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This page is written by the game's inventor, Jean-Louis Cazaux.


The games of Zanzibar have been invented in the process of creating and optimizing Zanzibar-XXL (Maasai Chess). However, two versions, called Zanzibar-S and Zanzibar-XL, present their own interest and they met a certain success. With the Pawns on the 3rd row and no Soldiers, those games have "rapid" Pawns and Princes playing like in Metamachy

Zanzibar-XL is intermediate between the -S and -XXL versions. Here, there are 80 pieces of 19 different types, 40 for each player: 1 King, 1 Queen, 1 Eagle, 1 Lion, 1 Duchess, 1 Sorceress, 1 Rhinoceros, 1 Buffalo, 2 Princes, 2 Bishops, 2 Knights, 2 Camels, 2 Rooks, 2 Cannons, 2 Elephants, 2 Giraffes, 2 Archers, 2 Machines and 12 Pawns. 

There is a choice of 288 different starting setups. Black chooses the setup and White makes the first move.

You can play Zanzibar-XL with Game Courier here!


At the beginning Pawns, and all pieces which come as pairs (Elephants, Cannons, Rooks, Camels, Knights, Giraffes, Bishops, Archers, Princes, Machines) are placed on the board as on the following diagram:

Setup of fixed starting pieces at Zanzibar-XL

Then, Black freely decides where to place his King, Queen, Eagle and Lion on squares f12, g12, f11 and g11. After this, Black decides where to place his Duchess, Sorceress, Rhinoceros and Buffalo on squares e12, h12, e11 and h11.

Then, White put his pieces symmetrically in mirror (if Black King is on f12, White King goes on f1) and makes the first move.

This agreement balances the advantage of White starting to play with Black choosing the setup.

As pieces are placed in mirror symmetry, positions of Kings on f squares are exactly equivalent of positions of King on g squares. Then, it can be demonstrated that it exists 288 different starting positions:

This is one of 288 starting position:

1 of the 288 possible starting positions for Zanzibar-XL

Diagrams made with the fantastic Chess Board Painting Tools provided by Musketeer Chess


King: moves 1 step in every (8) directions on a not attacked square. The King is in check if it is attacked by one or several enemy pieces. It is forbidden to play a move letting his King in check.

There is no castling in Zanzibar. At his first move, the King may jump to a free square at two squares' distance. For instance, from f2, it can jump to d1, d2, d3, d4, e4, f4, g4, h4, h3, h2 or h1). It does not matter if the square jumped over is occupied or not; however, the jump is forbidden if that intermediate square is threatened by an enemy piece. When jumping like a Knight, at least one of the two intermediate squares must be free of threat (e.g., if jumping from f2 to h3, either g2 or g3 must not be under attack). The King's jump is not permitted if the King is in check. This rule, which was once prevalent in medieval European chess, replaces castling. Identical to Metamachy.

Queen: slides to any square along the file, the rank or a diagonal on which it stands. Identical to standard chess.

Eagle: moves one square diagonally and then, slides away of an indefinite number of squares vertically or horizontally. It is authorized to go only one square diagonal. It can not jump and the unobstructed path must start with the diagonal movement. This piece is almost as powerful as the Queen and is inspired by the Giraffe from Tamerlane's Chess and the Aanca (a mythical giant bird preying elephants, mistaken for a gryphon) from Alfonso X's Grande Acedrex. Identical to Metamachy.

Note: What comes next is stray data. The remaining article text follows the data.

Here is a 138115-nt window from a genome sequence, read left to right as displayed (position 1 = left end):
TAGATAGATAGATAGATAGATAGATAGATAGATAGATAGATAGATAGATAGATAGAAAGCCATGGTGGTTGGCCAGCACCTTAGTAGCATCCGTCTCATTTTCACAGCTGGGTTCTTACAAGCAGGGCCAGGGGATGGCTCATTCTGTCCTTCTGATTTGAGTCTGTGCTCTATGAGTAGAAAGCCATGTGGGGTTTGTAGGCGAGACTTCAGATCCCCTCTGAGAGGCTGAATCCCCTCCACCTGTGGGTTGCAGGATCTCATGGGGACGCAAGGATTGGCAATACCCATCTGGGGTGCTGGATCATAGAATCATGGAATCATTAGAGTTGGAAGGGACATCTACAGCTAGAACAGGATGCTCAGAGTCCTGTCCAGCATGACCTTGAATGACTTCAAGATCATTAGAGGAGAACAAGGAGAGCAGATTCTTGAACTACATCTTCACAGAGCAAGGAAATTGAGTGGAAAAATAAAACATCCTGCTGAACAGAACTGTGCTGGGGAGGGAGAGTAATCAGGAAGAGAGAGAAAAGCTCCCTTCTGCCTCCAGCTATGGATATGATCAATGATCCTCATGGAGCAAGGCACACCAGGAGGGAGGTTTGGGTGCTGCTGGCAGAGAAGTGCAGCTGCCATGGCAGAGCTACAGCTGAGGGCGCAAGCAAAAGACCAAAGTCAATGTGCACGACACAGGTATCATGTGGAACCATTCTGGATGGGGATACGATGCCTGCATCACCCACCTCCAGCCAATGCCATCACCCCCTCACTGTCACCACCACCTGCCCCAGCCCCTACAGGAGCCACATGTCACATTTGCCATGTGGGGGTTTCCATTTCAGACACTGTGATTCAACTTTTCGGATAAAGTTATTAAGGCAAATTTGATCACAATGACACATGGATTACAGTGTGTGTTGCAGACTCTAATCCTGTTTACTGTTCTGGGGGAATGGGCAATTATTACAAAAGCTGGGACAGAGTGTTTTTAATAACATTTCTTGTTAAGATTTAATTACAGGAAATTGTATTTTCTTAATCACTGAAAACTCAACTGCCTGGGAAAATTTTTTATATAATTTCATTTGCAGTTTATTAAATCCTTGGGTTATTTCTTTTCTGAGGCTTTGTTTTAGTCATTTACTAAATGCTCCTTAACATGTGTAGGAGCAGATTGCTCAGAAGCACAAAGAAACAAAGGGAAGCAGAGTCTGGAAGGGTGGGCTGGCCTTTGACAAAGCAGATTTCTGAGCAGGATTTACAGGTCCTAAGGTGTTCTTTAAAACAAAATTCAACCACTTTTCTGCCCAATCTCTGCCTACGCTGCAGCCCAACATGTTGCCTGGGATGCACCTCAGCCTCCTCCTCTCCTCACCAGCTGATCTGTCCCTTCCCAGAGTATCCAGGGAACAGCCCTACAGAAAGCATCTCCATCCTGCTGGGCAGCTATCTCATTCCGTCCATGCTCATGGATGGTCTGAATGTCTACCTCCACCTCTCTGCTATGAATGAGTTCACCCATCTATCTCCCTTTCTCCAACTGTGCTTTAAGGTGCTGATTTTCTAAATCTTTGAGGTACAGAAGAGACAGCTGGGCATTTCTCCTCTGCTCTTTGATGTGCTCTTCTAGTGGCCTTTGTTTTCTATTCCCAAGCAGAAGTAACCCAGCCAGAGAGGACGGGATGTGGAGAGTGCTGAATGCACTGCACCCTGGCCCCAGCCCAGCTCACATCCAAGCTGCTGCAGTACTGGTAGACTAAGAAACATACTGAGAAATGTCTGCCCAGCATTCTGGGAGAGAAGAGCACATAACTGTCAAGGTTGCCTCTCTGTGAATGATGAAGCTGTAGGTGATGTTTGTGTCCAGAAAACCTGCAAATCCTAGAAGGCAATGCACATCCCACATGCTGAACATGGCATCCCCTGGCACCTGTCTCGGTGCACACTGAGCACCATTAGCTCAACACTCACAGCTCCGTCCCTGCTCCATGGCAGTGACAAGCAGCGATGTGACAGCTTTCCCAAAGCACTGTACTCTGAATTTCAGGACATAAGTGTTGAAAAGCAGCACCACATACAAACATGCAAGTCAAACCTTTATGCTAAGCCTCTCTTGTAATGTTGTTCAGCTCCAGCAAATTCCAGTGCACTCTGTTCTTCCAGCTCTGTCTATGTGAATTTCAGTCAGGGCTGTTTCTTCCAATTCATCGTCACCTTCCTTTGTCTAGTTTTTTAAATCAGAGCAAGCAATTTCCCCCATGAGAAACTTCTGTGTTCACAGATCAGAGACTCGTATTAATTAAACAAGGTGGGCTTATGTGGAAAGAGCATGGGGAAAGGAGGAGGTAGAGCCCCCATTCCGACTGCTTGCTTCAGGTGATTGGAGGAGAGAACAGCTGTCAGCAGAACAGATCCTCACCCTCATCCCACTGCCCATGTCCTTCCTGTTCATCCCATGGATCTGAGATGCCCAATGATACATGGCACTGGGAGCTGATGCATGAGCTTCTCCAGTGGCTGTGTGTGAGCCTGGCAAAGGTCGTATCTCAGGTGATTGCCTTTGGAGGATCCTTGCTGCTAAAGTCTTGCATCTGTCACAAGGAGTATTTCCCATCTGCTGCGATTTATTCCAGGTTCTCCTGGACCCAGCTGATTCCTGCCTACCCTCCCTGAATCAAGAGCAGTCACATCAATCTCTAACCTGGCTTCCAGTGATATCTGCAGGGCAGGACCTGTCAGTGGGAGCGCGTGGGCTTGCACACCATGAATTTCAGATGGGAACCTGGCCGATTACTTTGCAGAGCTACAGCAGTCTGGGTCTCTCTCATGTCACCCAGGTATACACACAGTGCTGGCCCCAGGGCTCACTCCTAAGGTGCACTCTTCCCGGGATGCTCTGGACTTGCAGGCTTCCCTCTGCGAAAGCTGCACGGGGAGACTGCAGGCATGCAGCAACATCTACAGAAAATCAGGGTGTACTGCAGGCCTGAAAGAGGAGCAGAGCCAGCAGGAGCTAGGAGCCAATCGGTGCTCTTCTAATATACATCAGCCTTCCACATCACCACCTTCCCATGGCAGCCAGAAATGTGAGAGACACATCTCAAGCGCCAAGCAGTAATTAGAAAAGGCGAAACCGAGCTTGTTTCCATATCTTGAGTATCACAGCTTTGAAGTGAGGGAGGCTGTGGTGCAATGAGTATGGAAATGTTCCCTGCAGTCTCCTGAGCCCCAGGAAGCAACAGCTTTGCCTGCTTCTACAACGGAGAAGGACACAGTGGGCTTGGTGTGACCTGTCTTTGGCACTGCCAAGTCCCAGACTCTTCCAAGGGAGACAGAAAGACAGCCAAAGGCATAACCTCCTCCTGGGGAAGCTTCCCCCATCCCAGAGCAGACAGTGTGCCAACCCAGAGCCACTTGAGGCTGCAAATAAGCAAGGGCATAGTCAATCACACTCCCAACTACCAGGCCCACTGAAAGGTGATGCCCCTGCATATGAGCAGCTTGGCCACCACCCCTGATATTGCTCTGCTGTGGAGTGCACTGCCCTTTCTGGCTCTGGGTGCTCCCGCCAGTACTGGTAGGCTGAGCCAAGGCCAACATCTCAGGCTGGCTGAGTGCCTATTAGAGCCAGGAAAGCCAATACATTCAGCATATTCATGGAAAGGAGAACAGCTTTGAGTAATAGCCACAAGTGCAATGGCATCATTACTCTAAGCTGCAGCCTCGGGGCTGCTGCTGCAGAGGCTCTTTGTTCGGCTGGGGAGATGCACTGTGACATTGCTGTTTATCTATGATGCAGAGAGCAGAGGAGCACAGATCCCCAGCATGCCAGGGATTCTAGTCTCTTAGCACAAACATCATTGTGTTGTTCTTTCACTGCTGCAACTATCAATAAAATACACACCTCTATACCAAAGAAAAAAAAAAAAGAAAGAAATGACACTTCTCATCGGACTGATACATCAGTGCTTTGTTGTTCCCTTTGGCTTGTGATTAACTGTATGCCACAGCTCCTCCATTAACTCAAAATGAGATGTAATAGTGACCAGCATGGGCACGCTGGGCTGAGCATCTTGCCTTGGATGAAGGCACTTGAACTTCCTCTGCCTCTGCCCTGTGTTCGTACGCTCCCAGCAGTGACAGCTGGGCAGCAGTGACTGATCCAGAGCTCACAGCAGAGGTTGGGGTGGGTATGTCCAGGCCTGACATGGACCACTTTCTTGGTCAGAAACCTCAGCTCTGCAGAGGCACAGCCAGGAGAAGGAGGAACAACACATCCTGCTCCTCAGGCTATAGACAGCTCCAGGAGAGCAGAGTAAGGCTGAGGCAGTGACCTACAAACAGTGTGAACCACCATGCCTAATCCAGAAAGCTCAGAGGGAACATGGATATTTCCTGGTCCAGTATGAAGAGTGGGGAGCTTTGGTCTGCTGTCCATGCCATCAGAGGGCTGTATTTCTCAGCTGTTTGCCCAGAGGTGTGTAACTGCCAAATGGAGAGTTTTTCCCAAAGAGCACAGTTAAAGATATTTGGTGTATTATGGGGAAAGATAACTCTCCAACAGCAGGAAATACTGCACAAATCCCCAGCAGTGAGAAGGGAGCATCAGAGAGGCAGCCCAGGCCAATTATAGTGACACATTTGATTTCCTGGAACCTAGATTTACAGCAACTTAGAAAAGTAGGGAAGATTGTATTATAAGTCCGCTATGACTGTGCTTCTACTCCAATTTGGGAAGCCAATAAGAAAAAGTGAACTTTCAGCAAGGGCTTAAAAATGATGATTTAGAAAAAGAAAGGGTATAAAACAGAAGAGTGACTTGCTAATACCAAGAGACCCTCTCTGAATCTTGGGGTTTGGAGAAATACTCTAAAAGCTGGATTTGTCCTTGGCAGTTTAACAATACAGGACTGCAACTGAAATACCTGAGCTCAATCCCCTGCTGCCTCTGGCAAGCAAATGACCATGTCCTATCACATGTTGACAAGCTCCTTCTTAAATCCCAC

Move of the Eagle

Rhinoceros: moves one square vertically or horizontally and then, slides away of an indefinite number of squares diagonally. It is authorized to go only one square in line or column. It can not jump and the unobstructed path must start with the orthogonal movement. This piece is inspired by the Unicorn of mediaeval Grande Acedrex. It is a counterpart of the Eagle.

Moves of the Rhinoceros

Lion: moves as a King (a single step move in any direction as Wazir or Ferz), or may jump to a position two squares away, jumping in any orthogonal (Dabbaba) or diagonal (Alfil) directions, or jumping as a Knight. (Inspired by Chu Shogi, the most popular variant of the Japanese Chess, where the Lion has the same range but is more dreadful as it can move twice in a turn). Identical to Metamachy.

Moves of the Lion

Rook: moves to any square along the file or the rank on which it stands. Identical to standard chess (except there is no castling)

Bishop: slides to any square along a diagonal on which it stands. Identical to standard chess

Knight: a (2,1) jumper, it jumps to the opposite square of a 2x3 rectangle. No matter what the intermediate square contains. Identical to standard chess

Camel: a (3,1) jumper, it jumps to the opposite square of a 2x4 rectangle, like an extended Knight. No matter what intermediate squares contain. Note that it always stays on the same color of square. A well known piece from medieval Muslim great Chess like Tamerlane's Chess

Moves of the Camel

Giraffe: a (3,2) jumper, it jumps to the opposite square of a 3x4 rectangle, like an extended Knight. No matter what intermediate squares contain. Note that it always changes the same color of its square. That piece is found in Alfonso X's Grant Acedrex (but its move has been rendered differently by 20th century historians). The same pattern, but with a non-jumping move, is found in Janggi, Korean Chess, for the Elephant. Under the name of Zebra, it is also a fairy piece used by problemists for compositions.